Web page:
The Swiss franc climbed today as the report showed that China’s PMI fell and Europe’s debt problems continue undermine confidence in the global economic recovery.
According to the report of the Hongkong and Shanghai Banking Corporation, China’s Purchasing Managers’ Index fell from 51.8 April to 51.1 in May, the lowest level in 10 months. A value above 50 indicates expansion of industry. Hongbin Qu, Chief Economist, China &
The Flash manufacturing PMI eased further to 51.1 in May, the lowest level since July 2010. Manufacturers continued to reduce inventories amidst slowing new business flows, leading to slower production growth at a 10-month low. That said, we think that there is no need to worry about a hard landing because the current level of the PMI is still consistent with around 13% IP and 9% GDP growth. Policy focus is still tilted towards taming inflation. We expect Beijingâs tightening policy will continue in the coming months.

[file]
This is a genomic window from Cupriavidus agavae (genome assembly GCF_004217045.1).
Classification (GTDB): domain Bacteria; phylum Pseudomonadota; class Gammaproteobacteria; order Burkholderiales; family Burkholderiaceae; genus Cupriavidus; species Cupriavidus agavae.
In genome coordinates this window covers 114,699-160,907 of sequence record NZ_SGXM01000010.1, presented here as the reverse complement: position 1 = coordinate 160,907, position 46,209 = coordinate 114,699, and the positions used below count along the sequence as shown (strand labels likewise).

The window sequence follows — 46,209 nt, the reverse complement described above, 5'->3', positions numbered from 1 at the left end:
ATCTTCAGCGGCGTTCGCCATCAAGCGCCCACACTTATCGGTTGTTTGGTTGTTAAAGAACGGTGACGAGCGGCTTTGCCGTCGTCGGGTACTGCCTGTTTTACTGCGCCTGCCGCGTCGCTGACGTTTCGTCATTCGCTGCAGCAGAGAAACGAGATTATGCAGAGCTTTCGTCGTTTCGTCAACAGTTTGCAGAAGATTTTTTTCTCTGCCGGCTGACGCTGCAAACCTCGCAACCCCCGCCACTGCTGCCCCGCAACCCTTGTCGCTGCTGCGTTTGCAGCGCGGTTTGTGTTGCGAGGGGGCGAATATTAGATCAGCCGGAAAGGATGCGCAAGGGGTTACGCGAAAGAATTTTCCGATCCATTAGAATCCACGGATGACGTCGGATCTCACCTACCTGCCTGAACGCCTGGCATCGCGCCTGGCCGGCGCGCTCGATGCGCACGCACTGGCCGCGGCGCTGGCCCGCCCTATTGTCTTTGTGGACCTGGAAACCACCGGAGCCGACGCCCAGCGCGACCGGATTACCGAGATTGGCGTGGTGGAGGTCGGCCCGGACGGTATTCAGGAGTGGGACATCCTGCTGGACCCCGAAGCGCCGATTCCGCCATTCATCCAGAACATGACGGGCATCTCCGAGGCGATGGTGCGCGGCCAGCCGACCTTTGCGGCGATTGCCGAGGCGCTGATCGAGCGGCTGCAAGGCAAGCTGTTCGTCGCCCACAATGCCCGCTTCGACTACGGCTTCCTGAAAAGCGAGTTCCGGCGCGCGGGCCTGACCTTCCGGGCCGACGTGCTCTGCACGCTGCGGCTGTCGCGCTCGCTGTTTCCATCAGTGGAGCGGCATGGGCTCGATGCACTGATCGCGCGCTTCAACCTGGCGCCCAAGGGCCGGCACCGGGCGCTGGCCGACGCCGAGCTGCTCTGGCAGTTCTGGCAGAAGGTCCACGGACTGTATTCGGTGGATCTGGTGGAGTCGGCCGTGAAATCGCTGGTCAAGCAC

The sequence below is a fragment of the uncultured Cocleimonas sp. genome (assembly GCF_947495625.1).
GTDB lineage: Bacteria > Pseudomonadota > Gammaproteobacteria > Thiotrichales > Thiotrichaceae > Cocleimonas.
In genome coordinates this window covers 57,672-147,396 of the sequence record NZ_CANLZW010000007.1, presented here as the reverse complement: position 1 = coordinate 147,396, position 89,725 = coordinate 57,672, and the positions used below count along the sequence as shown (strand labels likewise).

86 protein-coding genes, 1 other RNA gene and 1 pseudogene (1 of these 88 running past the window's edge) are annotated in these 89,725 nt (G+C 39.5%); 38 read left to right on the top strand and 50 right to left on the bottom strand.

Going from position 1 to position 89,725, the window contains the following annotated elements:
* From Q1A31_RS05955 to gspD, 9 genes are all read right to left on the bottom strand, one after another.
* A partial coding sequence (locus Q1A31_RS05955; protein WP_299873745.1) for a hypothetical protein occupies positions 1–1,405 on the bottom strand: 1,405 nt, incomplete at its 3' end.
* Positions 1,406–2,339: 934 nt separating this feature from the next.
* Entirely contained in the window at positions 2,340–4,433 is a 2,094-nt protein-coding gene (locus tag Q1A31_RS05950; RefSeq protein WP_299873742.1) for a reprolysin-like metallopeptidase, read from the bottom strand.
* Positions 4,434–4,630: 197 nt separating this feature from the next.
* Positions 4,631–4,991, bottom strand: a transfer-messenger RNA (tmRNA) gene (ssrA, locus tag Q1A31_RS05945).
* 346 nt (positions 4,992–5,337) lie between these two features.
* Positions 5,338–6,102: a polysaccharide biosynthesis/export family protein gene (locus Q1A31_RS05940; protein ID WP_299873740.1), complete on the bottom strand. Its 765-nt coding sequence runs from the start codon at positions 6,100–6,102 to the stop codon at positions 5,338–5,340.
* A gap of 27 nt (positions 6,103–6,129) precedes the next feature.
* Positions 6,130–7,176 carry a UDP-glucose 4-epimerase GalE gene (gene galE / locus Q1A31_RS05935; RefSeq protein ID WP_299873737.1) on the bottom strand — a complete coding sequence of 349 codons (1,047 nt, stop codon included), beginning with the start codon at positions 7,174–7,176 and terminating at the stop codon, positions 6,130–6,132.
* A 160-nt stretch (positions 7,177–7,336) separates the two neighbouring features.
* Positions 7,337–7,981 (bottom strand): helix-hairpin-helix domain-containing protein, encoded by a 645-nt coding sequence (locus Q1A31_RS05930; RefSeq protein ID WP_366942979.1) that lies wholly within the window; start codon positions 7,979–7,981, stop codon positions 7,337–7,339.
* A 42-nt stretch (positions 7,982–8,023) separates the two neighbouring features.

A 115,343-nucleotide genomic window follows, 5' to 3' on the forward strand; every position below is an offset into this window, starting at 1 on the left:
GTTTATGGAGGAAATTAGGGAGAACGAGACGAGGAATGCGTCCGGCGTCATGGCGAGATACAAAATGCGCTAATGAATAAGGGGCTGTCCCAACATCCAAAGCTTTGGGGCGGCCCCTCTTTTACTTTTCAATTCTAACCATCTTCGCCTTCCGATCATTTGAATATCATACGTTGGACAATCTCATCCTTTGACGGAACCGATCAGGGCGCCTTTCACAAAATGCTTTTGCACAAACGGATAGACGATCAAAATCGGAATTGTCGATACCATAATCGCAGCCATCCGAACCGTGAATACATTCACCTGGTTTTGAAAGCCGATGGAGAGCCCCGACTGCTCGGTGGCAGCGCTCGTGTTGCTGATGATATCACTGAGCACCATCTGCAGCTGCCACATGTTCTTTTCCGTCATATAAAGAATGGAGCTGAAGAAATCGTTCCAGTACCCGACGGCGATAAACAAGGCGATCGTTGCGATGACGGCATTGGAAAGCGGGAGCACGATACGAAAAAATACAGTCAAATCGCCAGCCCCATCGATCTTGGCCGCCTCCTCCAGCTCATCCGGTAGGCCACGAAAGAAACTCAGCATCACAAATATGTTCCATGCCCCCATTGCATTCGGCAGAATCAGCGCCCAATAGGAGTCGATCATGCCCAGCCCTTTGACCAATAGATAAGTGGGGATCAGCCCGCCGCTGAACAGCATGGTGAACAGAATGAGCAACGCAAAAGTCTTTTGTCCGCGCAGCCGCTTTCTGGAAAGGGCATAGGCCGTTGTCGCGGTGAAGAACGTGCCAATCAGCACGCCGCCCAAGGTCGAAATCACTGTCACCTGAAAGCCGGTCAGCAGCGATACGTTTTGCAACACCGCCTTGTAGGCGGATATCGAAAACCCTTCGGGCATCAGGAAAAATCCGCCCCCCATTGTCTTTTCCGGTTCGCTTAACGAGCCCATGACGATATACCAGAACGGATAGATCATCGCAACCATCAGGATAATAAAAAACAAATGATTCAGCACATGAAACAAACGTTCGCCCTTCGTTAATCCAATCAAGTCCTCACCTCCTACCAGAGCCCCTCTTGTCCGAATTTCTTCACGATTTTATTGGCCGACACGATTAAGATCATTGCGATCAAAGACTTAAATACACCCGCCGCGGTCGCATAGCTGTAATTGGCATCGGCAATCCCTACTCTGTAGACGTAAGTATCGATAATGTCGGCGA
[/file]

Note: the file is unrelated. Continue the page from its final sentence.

Europe still has its negative influence on market sentiment. Greece takes measures to reduce its economic problems, trying to convince other countries of the European Union that the country deserves another aid, but many traders simply don’t believe that it’ll bring any meaningful result and prefer to seek safer assets.
USD/CHF retreated to 0.8794 from 0.8799 today as of 4:23 GMT. EUR/CHF slumped to 1.2351 from 1.2412. CHF/JPY rose to 93.17 from 93.09.
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